Thyroid cancer is the twelfth most common cancer in the United States. In 2018, it's estimated that approximately three percent of all new cancer cases were thyroid cancer, and, according to the American Cancer Society, there will be more than 52,000 new cases of thyroid cancer in the United States in 2019. The prevalence of thyroid cancer is nearly three times higher in women than men, and nearly twice as high in Caucasians than African Americans, with people of Asian and Pacific Islander descent having the second highest incidence rate.
There are four types of thyroid cancer:
- Papillary thyroid cancer- the most common type, accounting for approximately 80 percent of all cases, can occur at any age and tends to grow slowly, often spreading to lymph nodes in the neck.
- Follicular thyroid cancer- forms in the follicular cells in the thyroid and tends to occur in older patients, accounting for about 10 to 15 percent of all cases.
- Medullary thyroid cancer- develops in the C cells of the thyroid (the cells that make the hormone calcitonin, which helps maintain blood calcium levels).
- Anaplastic thyroid cancer- a rare, aggressive type of thyroid cancer with the poorest prognosis.
Signs and Symptoms of Thyroid Cancer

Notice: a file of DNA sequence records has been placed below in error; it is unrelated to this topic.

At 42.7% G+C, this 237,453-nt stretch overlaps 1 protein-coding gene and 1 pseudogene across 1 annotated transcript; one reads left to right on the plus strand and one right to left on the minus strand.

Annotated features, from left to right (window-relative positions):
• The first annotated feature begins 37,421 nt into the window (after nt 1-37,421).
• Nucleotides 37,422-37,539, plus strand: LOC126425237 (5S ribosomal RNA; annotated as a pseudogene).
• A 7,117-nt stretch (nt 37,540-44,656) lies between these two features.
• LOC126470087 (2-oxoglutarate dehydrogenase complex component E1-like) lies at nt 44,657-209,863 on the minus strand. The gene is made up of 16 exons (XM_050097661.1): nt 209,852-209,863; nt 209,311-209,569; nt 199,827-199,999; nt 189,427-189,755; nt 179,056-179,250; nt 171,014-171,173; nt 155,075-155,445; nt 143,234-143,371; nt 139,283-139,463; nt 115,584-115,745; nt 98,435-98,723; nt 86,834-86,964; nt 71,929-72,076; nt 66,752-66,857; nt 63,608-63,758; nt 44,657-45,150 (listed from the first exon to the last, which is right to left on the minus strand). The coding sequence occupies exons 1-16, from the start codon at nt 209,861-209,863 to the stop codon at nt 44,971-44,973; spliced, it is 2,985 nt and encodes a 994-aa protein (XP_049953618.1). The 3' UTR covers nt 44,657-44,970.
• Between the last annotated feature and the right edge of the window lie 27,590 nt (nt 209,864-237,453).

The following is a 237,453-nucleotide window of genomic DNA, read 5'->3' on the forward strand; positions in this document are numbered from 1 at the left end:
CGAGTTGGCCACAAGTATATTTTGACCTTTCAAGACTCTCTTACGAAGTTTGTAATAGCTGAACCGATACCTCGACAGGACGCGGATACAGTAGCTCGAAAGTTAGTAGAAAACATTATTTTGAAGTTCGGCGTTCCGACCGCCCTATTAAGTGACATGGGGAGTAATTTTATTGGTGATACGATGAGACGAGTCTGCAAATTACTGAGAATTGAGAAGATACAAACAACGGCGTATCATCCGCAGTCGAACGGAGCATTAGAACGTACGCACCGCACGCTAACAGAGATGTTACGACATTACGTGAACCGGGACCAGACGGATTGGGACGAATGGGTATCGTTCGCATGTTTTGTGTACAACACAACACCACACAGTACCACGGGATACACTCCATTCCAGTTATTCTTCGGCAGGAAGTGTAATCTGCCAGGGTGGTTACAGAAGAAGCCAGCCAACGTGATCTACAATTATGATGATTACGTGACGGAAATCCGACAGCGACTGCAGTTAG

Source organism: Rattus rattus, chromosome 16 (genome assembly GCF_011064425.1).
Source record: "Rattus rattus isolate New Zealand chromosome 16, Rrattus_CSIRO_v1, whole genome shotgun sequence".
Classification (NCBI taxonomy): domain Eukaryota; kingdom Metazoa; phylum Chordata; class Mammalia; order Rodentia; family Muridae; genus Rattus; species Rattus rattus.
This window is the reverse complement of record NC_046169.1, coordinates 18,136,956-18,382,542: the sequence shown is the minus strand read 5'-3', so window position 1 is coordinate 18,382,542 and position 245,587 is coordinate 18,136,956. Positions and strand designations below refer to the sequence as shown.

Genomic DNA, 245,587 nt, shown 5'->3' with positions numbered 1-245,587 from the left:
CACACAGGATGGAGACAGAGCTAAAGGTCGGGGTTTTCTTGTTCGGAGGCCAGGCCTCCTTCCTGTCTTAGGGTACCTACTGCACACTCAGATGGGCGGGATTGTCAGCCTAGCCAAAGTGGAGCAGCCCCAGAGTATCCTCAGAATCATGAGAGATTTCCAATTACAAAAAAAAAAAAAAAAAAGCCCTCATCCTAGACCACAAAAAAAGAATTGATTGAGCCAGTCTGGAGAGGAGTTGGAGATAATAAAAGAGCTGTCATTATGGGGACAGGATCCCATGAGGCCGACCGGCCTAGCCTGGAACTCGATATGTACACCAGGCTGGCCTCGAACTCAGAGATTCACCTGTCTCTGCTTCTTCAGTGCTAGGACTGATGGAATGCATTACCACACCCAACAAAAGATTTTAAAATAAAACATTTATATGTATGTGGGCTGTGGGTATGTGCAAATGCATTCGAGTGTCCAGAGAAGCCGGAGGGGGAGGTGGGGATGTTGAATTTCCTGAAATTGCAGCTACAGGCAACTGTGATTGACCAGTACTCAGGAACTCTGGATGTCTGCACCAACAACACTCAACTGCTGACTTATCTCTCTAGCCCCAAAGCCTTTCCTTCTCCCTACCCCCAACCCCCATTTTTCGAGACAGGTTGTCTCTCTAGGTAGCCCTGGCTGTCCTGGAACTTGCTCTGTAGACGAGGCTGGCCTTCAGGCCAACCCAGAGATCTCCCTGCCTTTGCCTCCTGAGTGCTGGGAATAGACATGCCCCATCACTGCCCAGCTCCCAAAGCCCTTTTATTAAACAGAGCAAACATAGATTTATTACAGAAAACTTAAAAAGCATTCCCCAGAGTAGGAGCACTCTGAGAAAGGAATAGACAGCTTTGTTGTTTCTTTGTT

Thyroid cancer may not have early signs. As the tumor grows, it can cause symptoms such as the following:
- A lump or swelling in the neck
- Trouble breathing
- Trouble swallowing
- Hoarseness in the throat
To check for thyroid cancer, the following tests and procedures may be used:
- Physical exam and review of medical history.
- Laryngoscopy: checks the larynx (voice box) and the movement of the vocal cords.
- Blood hormone studies: measures the amounts of certain hormones including thyroid-stimulating hormone (TSH), calcitonin and antithyroid antibodies
- Blood chemistry studies.
- Radioiodine scan of the thyroid: a camera is placed in front of the neck to measure the amount of radiation in the thyroid. This test can find nodules in the thyroid gland that may need further evaluation.
- Ultrasound:shows the size and type of a thyroid tumor and guides a fine-needle aspiration biopsy.
- Fine-needle aspiration biopsy: removes a tissue sample to check for cancer cells.
- CT scan (CAT scan): provides a series of detailed pictures of specific areas inside the body
- Surgical biopsy: removes the thyroid nodule or one lobe of the thyroid during surgery so the cells and tissues can be viewed under a microscope by a pathologist.
Because the type of thyroid cancer can be hard to diagnose, biopsy samples should be checked by a pathologist who has experience diagnosing thyroid cancer.
Risk Factors for Thyroid Cancer
Although there are no routine screening tests for thyroid cancer, there are factors that can increase the risk of developing the disease. These include:
- Exposure to radiation to the head and neck as a child.
- Exposure to radioactive fallout.
- Personal history of goiter.
- Being female.
- Being between 25 and 65 years old.
- Family history of thyroid disease or thyroid cancer.
- Certain genetic conditions such as familial medullary thyroid cancer (FMTC), multiple endocrine neoplasia type 2A syndrome and multiple endocrine neoplasia type 2B syndrome.
It is important to know that the information in this post, including Sarah Cannon’s recommendations for screening, is accurate as of the publishing date.